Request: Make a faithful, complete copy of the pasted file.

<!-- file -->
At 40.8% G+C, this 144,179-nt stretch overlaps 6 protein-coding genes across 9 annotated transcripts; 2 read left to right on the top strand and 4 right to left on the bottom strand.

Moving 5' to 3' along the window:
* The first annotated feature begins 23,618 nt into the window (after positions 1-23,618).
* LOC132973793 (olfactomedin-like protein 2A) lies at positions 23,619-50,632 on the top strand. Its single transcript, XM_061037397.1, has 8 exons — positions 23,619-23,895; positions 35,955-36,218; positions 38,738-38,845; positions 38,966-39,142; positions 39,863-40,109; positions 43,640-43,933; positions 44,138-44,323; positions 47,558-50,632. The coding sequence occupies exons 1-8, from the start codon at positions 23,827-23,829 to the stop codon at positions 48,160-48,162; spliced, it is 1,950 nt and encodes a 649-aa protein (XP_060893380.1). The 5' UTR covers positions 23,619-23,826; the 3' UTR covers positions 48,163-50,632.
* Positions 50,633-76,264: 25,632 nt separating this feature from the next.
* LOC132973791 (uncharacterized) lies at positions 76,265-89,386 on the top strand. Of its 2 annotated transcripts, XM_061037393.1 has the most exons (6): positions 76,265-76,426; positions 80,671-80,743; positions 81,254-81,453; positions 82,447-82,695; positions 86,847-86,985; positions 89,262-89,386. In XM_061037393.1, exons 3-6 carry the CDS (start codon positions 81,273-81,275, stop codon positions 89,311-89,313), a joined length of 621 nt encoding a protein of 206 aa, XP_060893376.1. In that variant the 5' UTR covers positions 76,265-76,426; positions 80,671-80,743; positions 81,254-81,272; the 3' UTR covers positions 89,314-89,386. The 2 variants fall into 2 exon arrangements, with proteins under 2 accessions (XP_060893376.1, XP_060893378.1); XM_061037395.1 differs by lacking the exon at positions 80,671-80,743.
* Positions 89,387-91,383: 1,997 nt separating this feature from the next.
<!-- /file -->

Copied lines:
At 40.8% G+C, this 144,179-nt stretch overlaps 6 protein-coding genes across 9 annotated transcripts; 2 read left to right on the top strand and 4 right to left on the bottom strand.

Moving 5' to 3' along the window:
* The first annotated feature begins 23,618 nt into the window (after positions 1-23,618).
* LOC132973793 (olfactomedin-like protein 2A) lies at positions 23,619-50,632 on the top strand. Its single transcript, XM_061037397.1, has 8 exons — positions 23,619-23,895; positions 35,955-36,218; positions 38,738-38,845; positions 38,966-39,142; positions 39,863-40,109; positions 43,640-43,933; positions 44,138-44,323; positions 47,558-50,632. The coding sequence occupies exons 1-8, from the start codon at positions 23,827-23,829 to the stop codon at positions 48,160-48,162; spliced, it is 1,950 nt and encodes a 649-aa protein (XP_060893380.1). The 5' UTR covers positions 23,619-23,826; the 3' UTR covers positions 48,163-50,632.
* Positions 50,633-76,264: 25,632 nt separating this feature from the next.
* LOC132973791 (uncharacterized) lies at positions 76,265-89,386 on the top strand. Of its 2 annotated transcripts, XM_061037393.1 has the most exons (6): positions 76,265-76,426; positions 80,671-80,743; positions 81,254-81,453; positions 82,447-82,695; positions 86,847-86,985; positions 89,262-89,386. In XM_061037393.1, exons 3-6 carry the CDS (start codon positions 81,273-81,275, stop codon positions 89,311-89,313), a joined length of 621 nt encoding a protein of 206 aa, XP_060893376.1. In that variant the 5' UTR covers positions 76,265-76,426; positions 80,671-80,743; positions 81,254-81,272; the 3' UTR covers positions 89,314-89,386. The 2 variants fall into 2 exon arrangements, with proteins under 2 accessions (XP_060893376.1, XP_060893378.1); XM_061037395.1 differs by lacking the exon at positions 80,671-80,743.
* Positions 89,387-91,383: 1,997 nt separating this feature from the next.